Doctors Without Borders expelled from Myanmar

KDWN

YANGON, Myanmar (AP) — Doctors Without Borders has been kicked out of Myanmar after two decades of caring for sick people in one of the world’s poorest countries, in a decision the group said Friday risks tens of thousands of lives.

The government defended its decision, accusing the group of creating tensions and instability in violence-scarred Rakhine state, where it has faced repeated protests for treating members of the long-persecuted Rohingya Muslim minority.

“Today for the first time in MSF’s history of operations in the country, HIV/AIDS clinics in Rakhine, Shan and Kachin states, as well as Yangon division, were closed and patients were unable to receive the treatment they needed,” the group said in a statement, using the French acronym for its name.

As one of the nation’s biggest providers of HIV drugs, supplying treatment to 30,000 people, the group said it was “deeply shocked by this unilateral decision.” It also gives life-saving medicine to 3,000 tuberculosis patients. Even small treatment disruptions can lead to drug-resistant strains that are more difficult and expensive to fight.

A confidential document dated Feb. 26 said Myanmar’s presidential office ordered Doctors Without Borders registration “to be cancelled.” Presidential spokesman Ye Htut told 7 Day daily on Friday that the contract had been cancelled nationwide.

The spokesman criticized the aid group in the Myanmar Freedom newspaper for hiring “Bengalis,” the term the government uses for Rohingya.

He also accused it of misleading the world about the attack last month in remote northern Rakhine, cut off to almost all foreigners, including journalists and aid workers. The United Nations says more than 40 Rohingya may have died, but the government has vehemently denied allegations that a Buddhist mob rampaged through a village, killing women and children. It says one policeman was killed by Rohingya and no other violence occurred.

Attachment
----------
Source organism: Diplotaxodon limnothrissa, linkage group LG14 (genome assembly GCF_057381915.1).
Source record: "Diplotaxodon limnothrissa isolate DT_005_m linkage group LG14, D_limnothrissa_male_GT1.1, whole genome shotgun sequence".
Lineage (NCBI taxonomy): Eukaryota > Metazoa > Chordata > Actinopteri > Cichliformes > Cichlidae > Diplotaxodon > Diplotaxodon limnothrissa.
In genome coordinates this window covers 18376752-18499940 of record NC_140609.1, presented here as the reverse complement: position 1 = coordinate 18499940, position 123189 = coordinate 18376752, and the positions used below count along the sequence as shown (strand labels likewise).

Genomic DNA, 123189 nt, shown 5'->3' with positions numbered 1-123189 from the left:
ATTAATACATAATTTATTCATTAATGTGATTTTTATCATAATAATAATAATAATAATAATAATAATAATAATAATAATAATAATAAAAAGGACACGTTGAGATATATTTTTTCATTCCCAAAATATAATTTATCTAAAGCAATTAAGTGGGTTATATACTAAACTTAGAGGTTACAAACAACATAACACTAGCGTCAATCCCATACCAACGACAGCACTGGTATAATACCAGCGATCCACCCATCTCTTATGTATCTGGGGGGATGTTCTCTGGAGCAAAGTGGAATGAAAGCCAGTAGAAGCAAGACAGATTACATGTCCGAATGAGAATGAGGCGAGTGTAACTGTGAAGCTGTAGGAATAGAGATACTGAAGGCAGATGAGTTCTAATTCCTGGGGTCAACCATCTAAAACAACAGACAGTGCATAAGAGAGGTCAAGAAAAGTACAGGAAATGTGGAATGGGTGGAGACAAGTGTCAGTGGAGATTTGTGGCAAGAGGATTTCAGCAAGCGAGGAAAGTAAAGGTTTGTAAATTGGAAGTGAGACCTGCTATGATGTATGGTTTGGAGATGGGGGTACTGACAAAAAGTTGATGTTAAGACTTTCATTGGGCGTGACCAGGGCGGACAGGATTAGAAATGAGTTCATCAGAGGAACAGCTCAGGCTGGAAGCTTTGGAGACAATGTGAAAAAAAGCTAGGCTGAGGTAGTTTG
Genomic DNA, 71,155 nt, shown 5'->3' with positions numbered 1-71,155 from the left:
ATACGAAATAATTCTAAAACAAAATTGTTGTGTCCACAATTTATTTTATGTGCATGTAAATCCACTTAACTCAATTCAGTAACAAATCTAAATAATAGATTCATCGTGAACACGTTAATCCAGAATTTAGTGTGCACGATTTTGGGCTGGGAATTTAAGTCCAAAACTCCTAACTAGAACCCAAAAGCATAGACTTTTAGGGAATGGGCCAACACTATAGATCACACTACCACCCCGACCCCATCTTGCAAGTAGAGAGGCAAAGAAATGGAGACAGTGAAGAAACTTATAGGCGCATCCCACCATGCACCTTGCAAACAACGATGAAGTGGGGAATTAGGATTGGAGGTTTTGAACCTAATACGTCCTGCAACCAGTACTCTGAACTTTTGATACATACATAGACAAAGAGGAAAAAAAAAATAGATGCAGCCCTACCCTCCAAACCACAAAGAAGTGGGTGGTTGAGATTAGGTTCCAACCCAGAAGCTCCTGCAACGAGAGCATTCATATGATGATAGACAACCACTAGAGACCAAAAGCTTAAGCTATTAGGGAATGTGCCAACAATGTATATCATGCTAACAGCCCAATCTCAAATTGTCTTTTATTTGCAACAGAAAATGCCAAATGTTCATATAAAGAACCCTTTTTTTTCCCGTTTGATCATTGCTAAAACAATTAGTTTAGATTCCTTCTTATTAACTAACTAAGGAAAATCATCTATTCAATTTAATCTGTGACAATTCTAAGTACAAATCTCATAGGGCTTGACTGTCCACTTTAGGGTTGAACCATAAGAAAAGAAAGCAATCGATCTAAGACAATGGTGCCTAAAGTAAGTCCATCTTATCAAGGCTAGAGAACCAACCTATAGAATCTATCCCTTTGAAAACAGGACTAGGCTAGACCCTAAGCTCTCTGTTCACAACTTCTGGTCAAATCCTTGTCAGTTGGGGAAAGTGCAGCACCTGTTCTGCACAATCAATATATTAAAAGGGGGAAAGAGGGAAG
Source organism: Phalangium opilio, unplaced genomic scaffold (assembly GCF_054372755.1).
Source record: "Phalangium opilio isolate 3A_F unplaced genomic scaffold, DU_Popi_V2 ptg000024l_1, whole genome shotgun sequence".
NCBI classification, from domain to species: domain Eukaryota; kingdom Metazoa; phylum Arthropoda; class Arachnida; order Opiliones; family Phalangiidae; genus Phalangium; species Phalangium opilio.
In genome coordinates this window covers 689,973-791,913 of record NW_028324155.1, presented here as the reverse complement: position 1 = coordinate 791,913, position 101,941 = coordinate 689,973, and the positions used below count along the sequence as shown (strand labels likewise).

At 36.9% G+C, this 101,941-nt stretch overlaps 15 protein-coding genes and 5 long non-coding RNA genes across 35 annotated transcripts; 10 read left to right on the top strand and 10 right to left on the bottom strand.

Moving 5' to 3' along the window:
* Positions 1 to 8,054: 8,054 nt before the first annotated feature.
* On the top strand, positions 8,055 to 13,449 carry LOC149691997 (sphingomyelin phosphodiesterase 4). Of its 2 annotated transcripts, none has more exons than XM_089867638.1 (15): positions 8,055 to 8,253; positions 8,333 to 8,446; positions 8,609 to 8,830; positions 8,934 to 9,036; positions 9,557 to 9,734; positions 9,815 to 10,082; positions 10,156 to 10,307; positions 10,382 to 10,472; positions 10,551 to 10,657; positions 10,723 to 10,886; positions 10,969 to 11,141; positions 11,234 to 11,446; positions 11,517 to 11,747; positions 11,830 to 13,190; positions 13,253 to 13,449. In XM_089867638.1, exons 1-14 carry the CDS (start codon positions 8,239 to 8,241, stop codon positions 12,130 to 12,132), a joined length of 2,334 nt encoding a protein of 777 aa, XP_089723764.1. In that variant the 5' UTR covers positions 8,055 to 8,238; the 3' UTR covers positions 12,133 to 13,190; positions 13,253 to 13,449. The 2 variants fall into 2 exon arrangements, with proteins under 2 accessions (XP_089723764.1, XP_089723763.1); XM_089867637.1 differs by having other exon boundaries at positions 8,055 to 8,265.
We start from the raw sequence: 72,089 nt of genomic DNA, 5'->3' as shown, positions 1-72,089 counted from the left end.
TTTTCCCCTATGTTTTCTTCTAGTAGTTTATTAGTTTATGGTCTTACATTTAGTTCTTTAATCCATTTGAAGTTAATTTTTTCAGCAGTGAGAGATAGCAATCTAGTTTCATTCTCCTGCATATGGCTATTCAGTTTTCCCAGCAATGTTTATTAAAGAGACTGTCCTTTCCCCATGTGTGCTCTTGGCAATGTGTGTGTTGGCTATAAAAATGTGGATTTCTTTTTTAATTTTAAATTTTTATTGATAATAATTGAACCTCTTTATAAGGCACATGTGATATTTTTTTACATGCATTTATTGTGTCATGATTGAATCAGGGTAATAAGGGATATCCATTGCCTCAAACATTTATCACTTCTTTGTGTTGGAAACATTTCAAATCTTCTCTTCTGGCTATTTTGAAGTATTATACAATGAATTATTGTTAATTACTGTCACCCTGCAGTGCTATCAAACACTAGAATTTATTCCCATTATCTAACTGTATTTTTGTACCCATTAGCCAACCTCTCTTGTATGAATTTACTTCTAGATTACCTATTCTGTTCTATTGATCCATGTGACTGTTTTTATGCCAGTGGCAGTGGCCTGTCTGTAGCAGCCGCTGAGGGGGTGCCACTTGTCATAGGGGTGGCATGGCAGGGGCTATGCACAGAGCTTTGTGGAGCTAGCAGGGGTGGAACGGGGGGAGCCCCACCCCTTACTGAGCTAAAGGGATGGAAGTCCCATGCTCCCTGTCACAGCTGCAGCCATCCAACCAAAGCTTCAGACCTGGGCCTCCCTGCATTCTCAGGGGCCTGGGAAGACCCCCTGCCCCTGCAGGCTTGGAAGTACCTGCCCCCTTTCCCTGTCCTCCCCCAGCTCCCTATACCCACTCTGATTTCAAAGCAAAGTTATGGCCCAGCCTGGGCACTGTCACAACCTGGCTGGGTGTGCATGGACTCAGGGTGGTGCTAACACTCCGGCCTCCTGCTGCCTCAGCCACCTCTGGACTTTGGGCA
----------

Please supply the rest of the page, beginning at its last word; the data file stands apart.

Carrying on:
Ye Htut was quoted by the independent media outlet, the Democratic Voice of Burma, as saying that Doctors Without Borders claimed it had treated victims with gunshot and slash wounds. But he questioned that, saying the group refused to arrange a meeting between the government and the patients.

“We see that their activities, instead of offering assistance in the region, are fuelling tensions and are detrimental to the rule of law,” he said.

Doctors Without Borders said it treated 22 injured and traumatized Rohingya.

Repeated attempts to reach Ye Htut for comment were unsuccessful Friday.

Myanmar, a predominantly Buddhist nation of 60 million, only recently emerged from a half-century of military rule. Since then, deep-seated ethnic tensions have swept Rakhine state and several other regions, killing up to 280 people and forcing tens of thousands more to flee their homes. Most of the victims have been Rohingya, chased down by Buddhist-led mobs. The United States and others are worried that democratic reforms made in the last three years are being rolled back.

Since the violence erupted in June 2012, Doctors Without Borders has provided care in northern Rakhine, home to more than 1 million Rohingya, and they are also present in more than a dozen camps for the displaced people elsewhere in the state. For many of the sickest patients, the organization offers the best and sometimes only care, because traveling outside the camps for treatment in local Buddhist-run hospitals can be dangerous and expensive. The aid group has worked to help smooth the referral process for emergency transport from some camps.

Due to increasing threats and intimidation from Rakhine Buddhists, Doctors Without Borders has said its activities have been severely hampered and that it has not received enough government support.

The Nobel Peace Prize-winning group said it was unable to provide primary health care to those displaced by the ongoing crisis and in isolated villages and that no other organization operates in the area on the same scale, including providing emergency treatment along with assistance for pregnant women and newborn babies.

Former Maine congressman Tom Andrews, who visited camps in Rakhine state this week, called the government’s decision “outrageous.”

He said the aid group has been “found guilty of telling the truth about attacks against the Rohingya last month. For this, the lives of tens of thousands of desperate people have been put at risk.”